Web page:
the danger to which each of these nations was exposed. 
He showed in the case of Austria how the conquests 
in Italy and their developments would decide the fate 
of the Rhine and of a divided and discordant Germany ; 
and he described the designs of the Directory against 
England in terms which doubtless appeared exagger- 
ated, but which, as the event proved, were little short 


of prophetic. With a Government animated by the 
principles which he painted in colours lurid but exact 
no terms were possible, and there was no safety for 
Europe so long as she remained governed by egotistic 
motives and in perpetual conflict with herself. '// 
riy a pas un instant a perdre] he wrote, 'nous touchons 
a I'heure des repentirs ; celle de la preservation sdloigne 
a pas precipites? 

None of Mallet du Pan's appeals to public opinion 
met with less response than this call for vigorous action 
and statesmanship, but none was more speedily justified 
by events. His son, who had been in England since 
November 1796, engaged, as he said, in the "sicken- 
ing occupation " of soliciting employment, has left the 
following description of his emigre friends and their 
opinions at this time : 

"I was received," 1 he writes, "with open arms 
by a large circle consisting chiefly of Constitutional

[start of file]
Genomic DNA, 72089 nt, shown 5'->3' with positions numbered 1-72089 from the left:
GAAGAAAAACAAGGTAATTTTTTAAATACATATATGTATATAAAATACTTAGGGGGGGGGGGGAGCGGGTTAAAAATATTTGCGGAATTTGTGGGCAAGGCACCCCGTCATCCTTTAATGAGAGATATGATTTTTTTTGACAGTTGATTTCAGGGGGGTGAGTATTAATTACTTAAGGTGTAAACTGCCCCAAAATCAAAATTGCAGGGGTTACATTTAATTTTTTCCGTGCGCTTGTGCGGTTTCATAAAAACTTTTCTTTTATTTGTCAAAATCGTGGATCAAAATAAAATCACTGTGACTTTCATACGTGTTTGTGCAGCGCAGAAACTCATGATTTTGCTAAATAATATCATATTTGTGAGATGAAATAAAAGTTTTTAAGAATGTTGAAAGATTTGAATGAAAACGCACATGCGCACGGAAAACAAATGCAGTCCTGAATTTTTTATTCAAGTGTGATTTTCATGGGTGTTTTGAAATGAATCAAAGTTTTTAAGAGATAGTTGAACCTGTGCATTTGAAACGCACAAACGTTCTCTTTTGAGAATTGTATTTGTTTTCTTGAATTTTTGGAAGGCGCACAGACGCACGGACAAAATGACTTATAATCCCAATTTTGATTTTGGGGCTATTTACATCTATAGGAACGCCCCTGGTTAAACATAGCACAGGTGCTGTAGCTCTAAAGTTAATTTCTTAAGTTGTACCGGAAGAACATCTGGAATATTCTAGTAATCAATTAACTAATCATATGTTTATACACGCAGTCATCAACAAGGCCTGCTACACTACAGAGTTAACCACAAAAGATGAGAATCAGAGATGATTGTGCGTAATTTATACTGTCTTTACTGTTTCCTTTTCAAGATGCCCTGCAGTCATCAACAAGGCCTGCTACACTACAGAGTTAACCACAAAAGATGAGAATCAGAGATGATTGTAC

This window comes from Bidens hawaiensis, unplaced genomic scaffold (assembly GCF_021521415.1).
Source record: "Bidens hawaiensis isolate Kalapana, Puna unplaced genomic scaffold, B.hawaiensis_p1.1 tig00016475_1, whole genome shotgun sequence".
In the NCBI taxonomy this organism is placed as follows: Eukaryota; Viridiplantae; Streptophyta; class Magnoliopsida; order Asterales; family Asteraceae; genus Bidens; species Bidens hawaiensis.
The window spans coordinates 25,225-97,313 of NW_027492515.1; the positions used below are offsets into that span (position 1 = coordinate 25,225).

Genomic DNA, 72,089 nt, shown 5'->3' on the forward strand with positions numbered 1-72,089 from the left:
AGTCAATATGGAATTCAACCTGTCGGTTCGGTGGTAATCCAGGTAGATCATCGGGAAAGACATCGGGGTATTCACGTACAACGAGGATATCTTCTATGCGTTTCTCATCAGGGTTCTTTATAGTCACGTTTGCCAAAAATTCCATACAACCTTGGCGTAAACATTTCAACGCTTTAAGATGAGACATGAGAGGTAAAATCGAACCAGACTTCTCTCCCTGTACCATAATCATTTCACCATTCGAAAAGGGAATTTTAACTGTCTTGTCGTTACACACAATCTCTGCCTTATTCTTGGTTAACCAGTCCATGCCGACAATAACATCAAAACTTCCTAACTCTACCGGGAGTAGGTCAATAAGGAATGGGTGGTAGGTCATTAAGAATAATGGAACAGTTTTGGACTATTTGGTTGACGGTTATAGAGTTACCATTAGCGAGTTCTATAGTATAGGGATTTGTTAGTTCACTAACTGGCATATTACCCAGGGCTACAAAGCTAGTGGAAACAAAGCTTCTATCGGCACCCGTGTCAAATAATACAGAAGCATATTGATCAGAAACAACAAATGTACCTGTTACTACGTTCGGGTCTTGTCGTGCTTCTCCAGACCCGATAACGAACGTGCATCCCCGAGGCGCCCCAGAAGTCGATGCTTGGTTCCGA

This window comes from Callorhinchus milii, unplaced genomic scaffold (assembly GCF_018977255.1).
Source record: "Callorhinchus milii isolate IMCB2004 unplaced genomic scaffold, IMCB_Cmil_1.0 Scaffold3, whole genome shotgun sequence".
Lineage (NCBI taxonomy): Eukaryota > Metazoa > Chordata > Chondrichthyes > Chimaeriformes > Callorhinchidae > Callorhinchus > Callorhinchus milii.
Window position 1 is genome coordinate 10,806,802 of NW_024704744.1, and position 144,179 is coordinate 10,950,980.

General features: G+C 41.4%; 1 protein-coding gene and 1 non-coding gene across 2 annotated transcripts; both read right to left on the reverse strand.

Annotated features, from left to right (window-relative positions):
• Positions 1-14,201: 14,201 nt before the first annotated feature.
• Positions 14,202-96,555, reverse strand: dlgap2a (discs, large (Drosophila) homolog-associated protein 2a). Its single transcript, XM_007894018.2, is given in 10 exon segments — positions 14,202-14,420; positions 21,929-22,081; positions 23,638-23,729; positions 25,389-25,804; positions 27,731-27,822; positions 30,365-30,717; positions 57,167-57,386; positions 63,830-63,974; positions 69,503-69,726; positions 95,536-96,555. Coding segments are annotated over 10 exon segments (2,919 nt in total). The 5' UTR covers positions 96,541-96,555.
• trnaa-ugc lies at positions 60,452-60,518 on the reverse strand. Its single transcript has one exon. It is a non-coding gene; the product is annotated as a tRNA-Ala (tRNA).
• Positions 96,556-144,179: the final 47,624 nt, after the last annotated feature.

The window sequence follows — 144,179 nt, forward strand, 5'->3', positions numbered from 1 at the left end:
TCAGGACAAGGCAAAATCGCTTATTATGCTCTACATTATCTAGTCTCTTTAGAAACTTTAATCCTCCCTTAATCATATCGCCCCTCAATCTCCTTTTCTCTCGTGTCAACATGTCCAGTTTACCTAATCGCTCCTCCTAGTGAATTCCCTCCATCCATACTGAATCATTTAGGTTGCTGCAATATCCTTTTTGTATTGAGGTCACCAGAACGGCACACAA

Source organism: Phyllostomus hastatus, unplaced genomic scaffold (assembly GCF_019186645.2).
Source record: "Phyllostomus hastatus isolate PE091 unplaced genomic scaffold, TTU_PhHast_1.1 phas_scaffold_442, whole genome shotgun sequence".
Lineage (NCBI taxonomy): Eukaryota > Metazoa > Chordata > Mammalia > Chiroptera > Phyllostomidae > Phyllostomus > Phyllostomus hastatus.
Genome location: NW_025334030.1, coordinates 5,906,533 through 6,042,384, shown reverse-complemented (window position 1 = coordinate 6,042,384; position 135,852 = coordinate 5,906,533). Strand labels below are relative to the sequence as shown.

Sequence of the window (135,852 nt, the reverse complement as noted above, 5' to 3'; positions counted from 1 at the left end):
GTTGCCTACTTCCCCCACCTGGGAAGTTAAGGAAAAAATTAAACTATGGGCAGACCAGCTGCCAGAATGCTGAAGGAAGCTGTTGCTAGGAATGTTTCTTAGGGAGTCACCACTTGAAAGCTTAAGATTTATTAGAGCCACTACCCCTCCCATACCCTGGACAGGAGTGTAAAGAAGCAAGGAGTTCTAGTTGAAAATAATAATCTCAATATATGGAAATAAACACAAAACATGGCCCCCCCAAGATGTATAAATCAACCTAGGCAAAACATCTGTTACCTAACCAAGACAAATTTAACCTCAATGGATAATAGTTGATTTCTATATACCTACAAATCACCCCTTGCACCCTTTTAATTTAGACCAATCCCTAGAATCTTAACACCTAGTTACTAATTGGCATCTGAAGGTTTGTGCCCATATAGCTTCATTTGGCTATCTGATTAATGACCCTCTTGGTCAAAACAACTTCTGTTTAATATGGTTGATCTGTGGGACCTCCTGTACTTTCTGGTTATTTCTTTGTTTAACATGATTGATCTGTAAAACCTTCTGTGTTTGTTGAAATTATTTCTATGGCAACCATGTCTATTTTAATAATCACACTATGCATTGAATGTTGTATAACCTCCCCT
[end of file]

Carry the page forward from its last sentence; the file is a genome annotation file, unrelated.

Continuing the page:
Royalists. . . . Malouet and Montlosier considered 
me almost in the light of a son, and a day seldom 
passed without my seeing them. I met at Malouet's 
house, and also at the house of Princesse d'Henin, 
who lived under the same roof with Lally, and had 
a regular evening circle, many distinguished emi- 
grants : the Archbishop of Bordeaux (Cice), who was 
Garde des Sceaux in the year 1790, a shrewd, sen- 
sible man ; the Baron de Gilliers ; the Chevalier de 
Panat ; the Chevalier de Grave, a Constitutional minis- 
ter all clever men. The Prince de Poix (Noailles), 
a Constitutionalist, who had been captain of the 
king's guard ; the Comte (now Due) de Duras, of a 
great family, highly accomplished, and of fine manners. 
Such was the respect entertained for my father by all 
those persons, many of them of great rank, and not a 

1 Reminiscences. 


few of distinguished talents, that they treated me during 
my stay in England with a degree of kindness and con- 
sideration to which I had no sort of personal claim. I 
was assailed on my arrival with questions as to the 
state of public opinion in France, and particularly at 
Paris ; and it was pretty clear that my friends were on 
the look-out for such circumstances as would enable 
them to make their peace with any Government de 
facto founded on moderate principles. If Saint-Evre- 
mond, petted as he was in England by the monarch 
and the court, sighed for his Paris society, what must 
have been the feelings of the French emigrants ; who, 
although assisted as a body of suffering loyalists, had 
been constantly kept at arm's length by Mr. Pitt ; had